Paul Thullen was surprised earlier this summer to see a large turkey waddling by his yard in south Minneapolis — just steps from a busy highway driveway. Then, a few days later, he saw a deer crossing the same spot.
Thullen wondered if more wildlife has come to live in Minnesota’s busiest cities, and if so, why?
“I’ve always seen the usual—lots of squirrels, rabbits, and raccoons,” says Thillen, who is retired and has always spent much of his time outdoors. “But deer and turkeys are new. And in the last couple of years we’ve started getting bald eagles nests and things like that.’
Thullen turned to Curious Minnesota, the Star Tribune’s community reporting project where questions from readers are put to the experts. Urban conservationists say the answer is complicated, because some animals have fared much better in cities than others.
Deer and turkeys have been among Minnesota’s most stable populations for years, and their populations probably haven’t increased much lately. But this year’s drought has made some animals bolder at cleaning out trash cans and looting well-watered gardens, said John Moriarty, senior wildlife manager at Three Rivers Park District.
“I think most of the deer have come in and fed themselves in the yard,” he said.
The number of urban deer has been high for a long time, according to conservationists. Many counties, including Hennepin and Ramsey, give special tags to bow hunters to enter parks and thin herds of deer to avoid car accidents.
However, turkeys are a special case. Their populations are healthybut only because of a heroic, nationwide effort to bring wild turkeys back from the brink of extinction.
After being overhunted and losing much of their habitat, they were completely wiped out from Minnesota by the mid-20th century—along with almost every other part of the country. They survived in just a few pockets where humans just couldn’t get them, deep in the Florida swamps and high in the Missouri Ozarks. In 1971, a few of those survivors were netted in the Ozarks, released in Minnesota and blossomed†
People may now notice these animals more because of the pandemic, which has sparked an unprecedented amount of interest in wildlife and the great outdoors across the country, said Michael Goodnature, natural resources manager for Ramsey County.
Items such as hunting ammunition and kayaks are in high demand, he said, and the number of birdwatchers visiting parks has skyrocketed.
“I think people just pay a lot more attention to the wildlife that was already here,” Goodnature said.
Recently, it seems like the largest animals do best in urban areas, Moriarty said. Trumpeter swans, sandhill cranes, eagles, peregrine falcons and ospreys are all doing much better than 25 years ago, thanks in large part to ban on pesticides and extensive reintroduction efforts, he said.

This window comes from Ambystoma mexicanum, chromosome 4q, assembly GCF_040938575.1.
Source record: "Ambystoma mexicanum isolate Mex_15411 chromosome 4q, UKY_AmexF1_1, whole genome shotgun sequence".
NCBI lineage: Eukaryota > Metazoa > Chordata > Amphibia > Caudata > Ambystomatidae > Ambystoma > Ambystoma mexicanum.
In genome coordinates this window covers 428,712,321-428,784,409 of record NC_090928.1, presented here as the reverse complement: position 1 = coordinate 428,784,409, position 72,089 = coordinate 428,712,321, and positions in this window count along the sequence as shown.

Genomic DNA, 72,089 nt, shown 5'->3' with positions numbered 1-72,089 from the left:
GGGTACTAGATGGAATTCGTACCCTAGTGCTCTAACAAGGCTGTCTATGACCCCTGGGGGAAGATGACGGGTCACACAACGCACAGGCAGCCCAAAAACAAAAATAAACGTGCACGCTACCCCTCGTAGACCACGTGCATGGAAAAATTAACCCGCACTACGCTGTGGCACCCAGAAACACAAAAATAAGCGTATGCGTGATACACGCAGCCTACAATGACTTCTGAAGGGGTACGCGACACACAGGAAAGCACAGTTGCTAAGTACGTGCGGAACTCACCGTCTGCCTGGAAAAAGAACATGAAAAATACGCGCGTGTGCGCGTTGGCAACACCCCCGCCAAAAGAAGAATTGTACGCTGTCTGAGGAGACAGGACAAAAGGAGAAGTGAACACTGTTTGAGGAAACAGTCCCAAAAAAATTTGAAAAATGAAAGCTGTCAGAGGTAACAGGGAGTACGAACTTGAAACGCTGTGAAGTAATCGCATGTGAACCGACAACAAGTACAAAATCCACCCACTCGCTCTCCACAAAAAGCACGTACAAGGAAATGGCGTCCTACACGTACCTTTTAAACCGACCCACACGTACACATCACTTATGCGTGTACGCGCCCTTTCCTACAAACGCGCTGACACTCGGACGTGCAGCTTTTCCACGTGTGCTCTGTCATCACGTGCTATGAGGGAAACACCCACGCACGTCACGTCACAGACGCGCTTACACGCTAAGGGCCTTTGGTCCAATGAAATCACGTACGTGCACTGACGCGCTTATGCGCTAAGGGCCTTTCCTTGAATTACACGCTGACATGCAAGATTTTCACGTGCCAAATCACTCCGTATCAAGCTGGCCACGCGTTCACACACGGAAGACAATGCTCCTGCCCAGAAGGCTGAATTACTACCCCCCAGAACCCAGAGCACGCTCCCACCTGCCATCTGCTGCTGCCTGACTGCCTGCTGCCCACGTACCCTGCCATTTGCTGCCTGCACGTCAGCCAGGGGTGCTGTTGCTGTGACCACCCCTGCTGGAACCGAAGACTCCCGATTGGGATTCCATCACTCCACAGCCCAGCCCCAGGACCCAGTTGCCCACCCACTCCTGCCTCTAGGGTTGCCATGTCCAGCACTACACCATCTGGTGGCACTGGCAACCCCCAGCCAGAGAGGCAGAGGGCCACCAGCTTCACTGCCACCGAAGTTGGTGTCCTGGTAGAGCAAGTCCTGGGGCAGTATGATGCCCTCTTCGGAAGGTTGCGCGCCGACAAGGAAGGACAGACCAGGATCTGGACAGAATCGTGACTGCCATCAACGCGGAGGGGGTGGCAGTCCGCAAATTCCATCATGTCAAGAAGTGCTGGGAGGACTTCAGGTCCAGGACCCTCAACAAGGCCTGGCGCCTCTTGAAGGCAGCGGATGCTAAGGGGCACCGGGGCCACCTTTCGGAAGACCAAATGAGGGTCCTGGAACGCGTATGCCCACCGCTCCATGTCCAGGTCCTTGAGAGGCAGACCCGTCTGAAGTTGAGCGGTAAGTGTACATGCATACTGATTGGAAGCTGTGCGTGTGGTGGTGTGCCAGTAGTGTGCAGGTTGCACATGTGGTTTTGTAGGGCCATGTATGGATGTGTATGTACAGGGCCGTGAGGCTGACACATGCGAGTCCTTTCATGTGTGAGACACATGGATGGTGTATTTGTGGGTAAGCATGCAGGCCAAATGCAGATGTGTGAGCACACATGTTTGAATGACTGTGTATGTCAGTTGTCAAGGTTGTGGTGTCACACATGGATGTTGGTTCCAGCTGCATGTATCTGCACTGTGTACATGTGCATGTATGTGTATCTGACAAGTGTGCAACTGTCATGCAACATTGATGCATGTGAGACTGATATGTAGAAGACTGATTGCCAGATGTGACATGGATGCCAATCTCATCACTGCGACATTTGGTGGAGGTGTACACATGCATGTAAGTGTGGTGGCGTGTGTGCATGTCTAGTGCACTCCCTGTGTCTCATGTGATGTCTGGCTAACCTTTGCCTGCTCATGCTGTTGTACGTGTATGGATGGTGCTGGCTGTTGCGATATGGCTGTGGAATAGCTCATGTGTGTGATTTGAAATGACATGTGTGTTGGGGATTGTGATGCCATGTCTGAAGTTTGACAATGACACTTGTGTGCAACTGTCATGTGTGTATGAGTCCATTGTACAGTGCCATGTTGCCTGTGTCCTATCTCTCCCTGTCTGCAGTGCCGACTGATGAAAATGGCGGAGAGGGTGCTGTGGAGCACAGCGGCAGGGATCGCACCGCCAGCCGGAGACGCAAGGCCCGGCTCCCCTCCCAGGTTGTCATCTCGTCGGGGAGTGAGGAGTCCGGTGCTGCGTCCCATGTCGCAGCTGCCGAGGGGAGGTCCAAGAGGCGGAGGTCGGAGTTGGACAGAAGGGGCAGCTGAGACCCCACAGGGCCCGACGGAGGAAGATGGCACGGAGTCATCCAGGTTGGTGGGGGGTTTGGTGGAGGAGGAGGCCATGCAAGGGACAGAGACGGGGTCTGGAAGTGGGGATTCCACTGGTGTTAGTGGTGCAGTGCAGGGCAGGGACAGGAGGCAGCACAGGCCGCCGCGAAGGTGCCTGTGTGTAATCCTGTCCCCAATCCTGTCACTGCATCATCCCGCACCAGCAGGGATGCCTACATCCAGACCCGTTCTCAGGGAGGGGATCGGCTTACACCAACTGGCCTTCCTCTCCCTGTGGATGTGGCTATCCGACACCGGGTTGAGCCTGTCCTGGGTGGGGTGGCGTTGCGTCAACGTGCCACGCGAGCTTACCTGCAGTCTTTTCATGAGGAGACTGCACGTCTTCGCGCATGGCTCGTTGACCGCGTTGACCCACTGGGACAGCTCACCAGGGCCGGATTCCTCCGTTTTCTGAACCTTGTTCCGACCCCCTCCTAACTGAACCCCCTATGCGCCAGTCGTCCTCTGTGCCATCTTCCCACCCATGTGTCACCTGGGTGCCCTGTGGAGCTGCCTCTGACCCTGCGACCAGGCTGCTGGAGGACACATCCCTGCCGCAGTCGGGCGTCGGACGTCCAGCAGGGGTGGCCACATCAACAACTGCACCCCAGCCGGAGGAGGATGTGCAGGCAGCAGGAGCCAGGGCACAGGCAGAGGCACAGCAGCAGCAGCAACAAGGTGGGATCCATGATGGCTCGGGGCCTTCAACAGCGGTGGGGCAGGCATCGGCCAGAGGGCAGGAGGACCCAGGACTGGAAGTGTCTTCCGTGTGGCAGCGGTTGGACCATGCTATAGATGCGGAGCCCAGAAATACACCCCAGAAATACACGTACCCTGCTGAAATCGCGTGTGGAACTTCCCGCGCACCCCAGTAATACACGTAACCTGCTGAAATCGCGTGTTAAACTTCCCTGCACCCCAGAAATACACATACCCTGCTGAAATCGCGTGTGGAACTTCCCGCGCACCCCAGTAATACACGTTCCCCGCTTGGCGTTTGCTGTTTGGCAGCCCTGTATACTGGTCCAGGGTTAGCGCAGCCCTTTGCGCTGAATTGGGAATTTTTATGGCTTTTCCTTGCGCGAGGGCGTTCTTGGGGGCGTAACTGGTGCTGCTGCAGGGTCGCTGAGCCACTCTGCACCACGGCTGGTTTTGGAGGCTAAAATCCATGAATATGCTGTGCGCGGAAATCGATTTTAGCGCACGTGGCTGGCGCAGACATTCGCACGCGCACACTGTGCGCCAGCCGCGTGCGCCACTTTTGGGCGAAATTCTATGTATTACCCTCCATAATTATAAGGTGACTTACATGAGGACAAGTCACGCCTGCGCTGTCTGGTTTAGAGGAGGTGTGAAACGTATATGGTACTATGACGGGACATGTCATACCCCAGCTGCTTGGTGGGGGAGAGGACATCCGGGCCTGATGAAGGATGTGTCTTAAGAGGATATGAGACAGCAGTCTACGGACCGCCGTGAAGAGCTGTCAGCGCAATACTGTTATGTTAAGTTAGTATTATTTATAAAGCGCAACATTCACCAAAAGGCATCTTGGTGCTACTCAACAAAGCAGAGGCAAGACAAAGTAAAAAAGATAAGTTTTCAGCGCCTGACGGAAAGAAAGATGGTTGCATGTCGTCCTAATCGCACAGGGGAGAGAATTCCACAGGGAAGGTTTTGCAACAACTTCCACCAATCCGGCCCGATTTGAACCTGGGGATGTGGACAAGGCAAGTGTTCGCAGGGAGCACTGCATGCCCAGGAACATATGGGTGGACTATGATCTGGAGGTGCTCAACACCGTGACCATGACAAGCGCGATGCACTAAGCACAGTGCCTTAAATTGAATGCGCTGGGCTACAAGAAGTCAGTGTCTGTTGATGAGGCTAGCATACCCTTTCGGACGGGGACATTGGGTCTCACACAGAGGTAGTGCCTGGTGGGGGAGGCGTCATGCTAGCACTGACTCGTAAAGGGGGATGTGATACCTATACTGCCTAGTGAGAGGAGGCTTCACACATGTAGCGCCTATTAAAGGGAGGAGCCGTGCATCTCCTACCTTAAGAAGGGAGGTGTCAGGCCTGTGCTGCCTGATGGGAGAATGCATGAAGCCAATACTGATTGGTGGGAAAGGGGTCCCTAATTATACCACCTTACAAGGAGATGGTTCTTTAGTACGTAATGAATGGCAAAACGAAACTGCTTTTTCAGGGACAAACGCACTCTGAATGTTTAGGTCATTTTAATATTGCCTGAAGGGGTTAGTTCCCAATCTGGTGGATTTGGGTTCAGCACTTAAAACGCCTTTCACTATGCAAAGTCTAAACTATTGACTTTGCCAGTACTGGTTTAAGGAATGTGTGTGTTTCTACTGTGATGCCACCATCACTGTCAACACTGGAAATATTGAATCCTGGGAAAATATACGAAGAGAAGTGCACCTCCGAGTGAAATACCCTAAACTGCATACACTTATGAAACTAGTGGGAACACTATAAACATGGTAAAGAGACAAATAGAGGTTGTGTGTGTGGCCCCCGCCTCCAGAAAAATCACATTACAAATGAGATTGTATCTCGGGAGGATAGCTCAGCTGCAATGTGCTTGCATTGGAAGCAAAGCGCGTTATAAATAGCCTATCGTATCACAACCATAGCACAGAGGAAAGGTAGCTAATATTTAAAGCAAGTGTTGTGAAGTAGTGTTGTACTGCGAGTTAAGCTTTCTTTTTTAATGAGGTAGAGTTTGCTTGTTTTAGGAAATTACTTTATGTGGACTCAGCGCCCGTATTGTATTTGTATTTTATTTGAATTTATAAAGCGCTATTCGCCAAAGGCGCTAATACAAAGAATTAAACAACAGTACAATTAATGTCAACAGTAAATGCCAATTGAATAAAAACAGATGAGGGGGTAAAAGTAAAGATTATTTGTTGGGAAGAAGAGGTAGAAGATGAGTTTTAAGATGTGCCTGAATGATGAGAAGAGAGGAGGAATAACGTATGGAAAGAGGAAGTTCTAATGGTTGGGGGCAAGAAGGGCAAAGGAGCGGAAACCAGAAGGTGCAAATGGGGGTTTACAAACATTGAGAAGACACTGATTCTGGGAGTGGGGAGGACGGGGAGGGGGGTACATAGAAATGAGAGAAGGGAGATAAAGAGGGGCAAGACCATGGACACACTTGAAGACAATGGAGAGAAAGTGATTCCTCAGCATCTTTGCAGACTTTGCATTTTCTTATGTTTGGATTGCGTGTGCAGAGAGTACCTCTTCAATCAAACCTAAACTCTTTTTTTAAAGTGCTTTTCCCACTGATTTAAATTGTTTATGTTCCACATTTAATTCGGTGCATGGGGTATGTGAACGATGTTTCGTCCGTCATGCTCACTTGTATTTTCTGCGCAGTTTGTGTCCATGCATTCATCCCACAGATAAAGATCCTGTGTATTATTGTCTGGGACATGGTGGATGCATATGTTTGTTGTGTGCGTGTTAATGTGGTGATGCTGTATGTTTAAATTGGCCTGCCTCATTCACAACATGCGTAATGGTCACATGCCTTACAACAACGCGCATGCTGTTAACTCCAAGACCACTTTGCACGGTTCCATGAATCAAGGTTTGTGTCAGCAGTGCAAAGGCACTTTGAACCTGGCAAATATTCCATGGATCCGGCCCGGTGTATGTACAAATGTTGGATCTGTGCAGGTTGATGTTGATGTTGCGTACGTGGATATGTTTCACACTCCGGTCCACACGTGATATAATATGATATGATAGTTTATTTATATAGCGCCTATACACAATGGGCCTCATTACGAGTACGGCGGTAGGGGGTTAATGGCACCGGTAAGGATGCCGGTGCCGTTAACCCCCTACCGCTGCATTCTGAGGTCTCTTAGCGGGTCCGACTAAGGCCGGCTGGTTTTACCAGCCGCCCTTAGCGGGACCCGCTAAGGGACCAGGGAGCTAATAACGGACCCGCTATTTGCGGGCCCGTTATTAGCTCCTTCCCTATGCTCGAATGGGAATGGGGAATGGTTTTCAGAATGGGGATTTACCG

Also large mammals are creep closer and closer to cities.
“Black bears are more common and stay longer in northern Hennepin County,” Moriarty said. “We know of at least one sow with two cubs that has been seen here since April.”
A wolf pack not only lived, but bloomed three years, just 20 miles north of Minneapolis in the Cedar Creek Ecosystem Science Reserve. The pack grew to 19 wolves in 2017 before the predators started killing dogs and livestock. Wildlife managers were called in to kill most of the pack.
Foxes and coyotes have been at home for years near downtown Minneapolis and St. Paul. Star Tribune Photographer David Joles has been following foxes for a long time and their burrows on Nicollet Island and Boom Island in Minneapolis, documenting their crossing of railroad tracks and cobblestone streets overlooking towering old mills and the Guthrie Theater.
The best time to see foxes is at dawn or dusk, Joles said. And if you follow them long enough, you get to know their habits.
“They have advantages in urban settings,” Joles said. “They’re opportunists. People will do things like leave cat and dog food on their porch and these foxes will go there to empty the bowl.”
But urban populations of much smaller animals are heading in the wrong direction.
Butterfly, bumblebee and other pollinator populations have crashed. Certain turtles, which used to be common near ponds and in parks of just about every city, have either been significantly reduced or endangered.
Red-headed woodpeckers have been decimated by habitat loss. bluebirdspurple martins and other songbirds have all declined in numbers, Moriarty said, even if the forests and trees they rely on are protected.
“The problem is that these species don’t just need forests, they need forests with lots of plants on the ground,” he said.
Invasive species, such as earthworms and springworms, have stripped nutrients from the soil beneath those plants, causing them to die. Invasive sea buckthorn weeds have also choked out the native plants that would otherwise make up much of the forest floor, providing habitat for songbirds.
But there is much hope. As urban and suburban parks and wildlife sanctuaries have removed sea buckthorn and other invasive species, rarer birds have begun to return, Goodnature said.
The metro area, which includes the Mississippi River, bounces back relatively quickly because it’s part of such a large and important flight path, Goodnature said.
“Think of all the birds and waterfowl that use that flight path,” he said. “All the greenery we have in the Twin Cities is so important to them as they travel up and down, and they know exactly where to go.”
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